Official data suggest surge in GP recruitment as trainee applications open

Uptake in GP training posts has surged since last year, official data suggest, as Health Education England (HEE) launched a new phase of recruitment.

GP trainee: posts filled early (Photo: iStock)
GP trainee: posts filled early (Photo: iStock)

HEE's latest GP recruitment drive is advertising just 23% of the posts it did when applications first opened in November, suggesting uptake of GP trainee posts has been faster than at the same stage last year.

The GP training application process re-opened on Tuesday and prospective trainees have until 4pm Thursday 7 April to apply. This marks a re-advertising of round one of GP recruitment, for posts that begin in August 2016. The first application phase for this round ran from November to December 2015.

HEE figures on the GP National Recruitment Office (GPNRO) website suggest that after the first application phase the vast majority (77%) of posts in the UK have been filled.

The first round of recruitment last year saw 2,144 trainees sign up for posts. With another phase of applications for round one still to go this year, 291 additional trainees have signed up so far, suggesting a surge in recruitment.

GP training posts

London and Northern Ireland are advertised as having no GP training posts left available, while Scotland has just 3% unfilled.

It initially appeared that the North East region had filled nearly all of its trainee posts, but HEE later admitted there had been an 'error' on the GPNRO website. It is now advertising for 100 posts compared to the 192 it had open in November (48% filled), when it previously said just 10 were left.

The deanery reported the worst recruitment rates in the country last year, filling a mere 62% of its 192 posts last year after three full recruitment rounds.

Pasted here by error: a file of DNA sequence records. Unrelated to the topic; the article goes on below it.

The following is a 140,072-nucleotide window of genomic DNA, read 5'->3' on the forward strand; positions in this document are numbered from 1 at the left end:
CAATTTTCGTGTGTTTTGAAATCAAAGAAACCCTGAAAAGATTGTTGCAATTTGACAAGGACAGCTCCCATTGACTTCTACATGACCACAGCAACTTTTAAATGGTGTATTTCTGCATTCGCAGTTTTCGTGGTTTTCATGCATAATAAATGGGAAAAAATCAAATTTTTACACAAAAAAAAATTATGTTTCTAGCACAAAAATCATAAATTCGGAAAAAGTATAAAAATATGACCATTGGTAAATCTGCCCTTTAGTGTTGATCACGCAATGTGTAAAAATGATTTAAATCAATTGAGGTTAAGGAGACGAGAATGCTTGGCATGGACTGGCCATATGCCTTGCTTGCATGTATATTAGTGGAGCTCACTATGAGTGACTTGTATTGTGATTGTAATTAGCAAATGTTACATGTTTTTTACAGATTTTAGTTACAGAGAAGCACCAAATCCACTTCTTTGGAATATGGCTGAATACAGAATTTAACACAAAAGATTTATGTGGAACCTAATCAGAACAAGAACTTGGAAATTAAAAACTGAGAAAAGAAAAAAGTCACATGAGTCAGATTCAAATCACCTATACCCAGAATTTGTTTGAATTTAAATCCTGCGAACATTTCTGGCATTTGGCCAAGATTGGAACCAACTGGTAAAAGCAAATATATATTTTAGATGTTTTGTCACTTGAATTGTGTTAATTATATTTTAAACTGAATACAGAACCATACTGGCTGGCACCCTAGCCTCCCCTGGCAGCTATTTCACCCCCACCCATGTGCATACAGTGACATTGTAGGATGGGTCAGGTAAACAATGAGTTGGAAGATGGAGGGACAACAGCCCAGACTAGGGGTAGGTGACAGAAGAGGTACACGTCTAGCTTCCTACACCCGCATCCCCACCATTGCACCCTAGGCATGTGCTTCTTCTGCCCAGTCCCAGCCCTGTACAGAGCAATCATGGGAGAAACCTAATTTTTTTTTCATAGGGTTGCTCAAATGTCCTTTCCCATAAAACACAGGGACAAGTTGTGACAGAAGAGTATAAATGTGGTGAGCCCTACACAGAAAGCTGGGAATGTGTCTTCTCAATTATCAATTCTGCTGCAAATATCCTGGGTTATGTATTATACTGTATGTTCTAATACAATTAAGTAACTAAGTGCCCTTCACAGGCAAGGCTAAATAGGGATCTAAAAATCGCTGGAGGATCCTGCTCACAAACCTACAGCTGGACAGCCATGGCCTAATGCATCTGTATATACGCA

HEE admitted last month that it was 'likely' to miss its mandated target of recruiting 3,250 doctors into GP training this year.

The current figures suggest 2,435 posts have been filled so far in England, meaning it needs to recuit 830 more across the re-advertisement of round one and whole of round two to meet the target.

Across the whole of the UK, 870 GP trainee posts are still being advertised.

A HEE spokeswoman said fill-rates of GP training places could not be confirmed until all recruitment rounds for the year were complete.

GP recruitment

There will be only two recruitment rounds this year, after two years of implementing a third in an attempt to boost numbers.

HEE said foundation doctors and medical students were ‘encouraged’ to choose general practice as their specialty.

‘A career in general practice offers far more opportunities than you might think, and there's nothing general about the specialty,’ the GPNRO website says.

A GP career is challenging, it says, with GPs not knowing what will be in store for them ahead of time each day. GPs have a range of opportunities available to them, are able to play a central role within families and communities and can study for specialist areas.

A sixth and final film in the #nothinggeneral campaign series takes a different tack to the previous films, which were met with a mixed response from GPs after showcasing GPs sign skydiving consent forms and perform asthma checks.

It interviews GP trainee Dr Duncan Shrewsbury, who explains why he chose a career in general practice.

‘I get to see people in the community getting better, changing, growing up, developing. It gives you such a sense of reward,’ he says.

Last year saw 348 posts left vacant across England – equivalent to one in 10 of overall posts that had been available.

Analysis of the uptake revealed a stark north-south divide, with areas like the north east struggling to fill even two thirds of available posts, while London and the Home Counties recruited trainees for all of their posts.

HEE director of quality Professor Simon Gregory said: ‘The first experience many people have of the NHS is with their GP.

‘It is a challenging career but one that provides a great opportunity to play a key role in meeting the health needs of diverse communities right across the country. Every day presents different diagnostic challenges with the opportunity to apply your medical expertise and skills to a wide range of conditions.’

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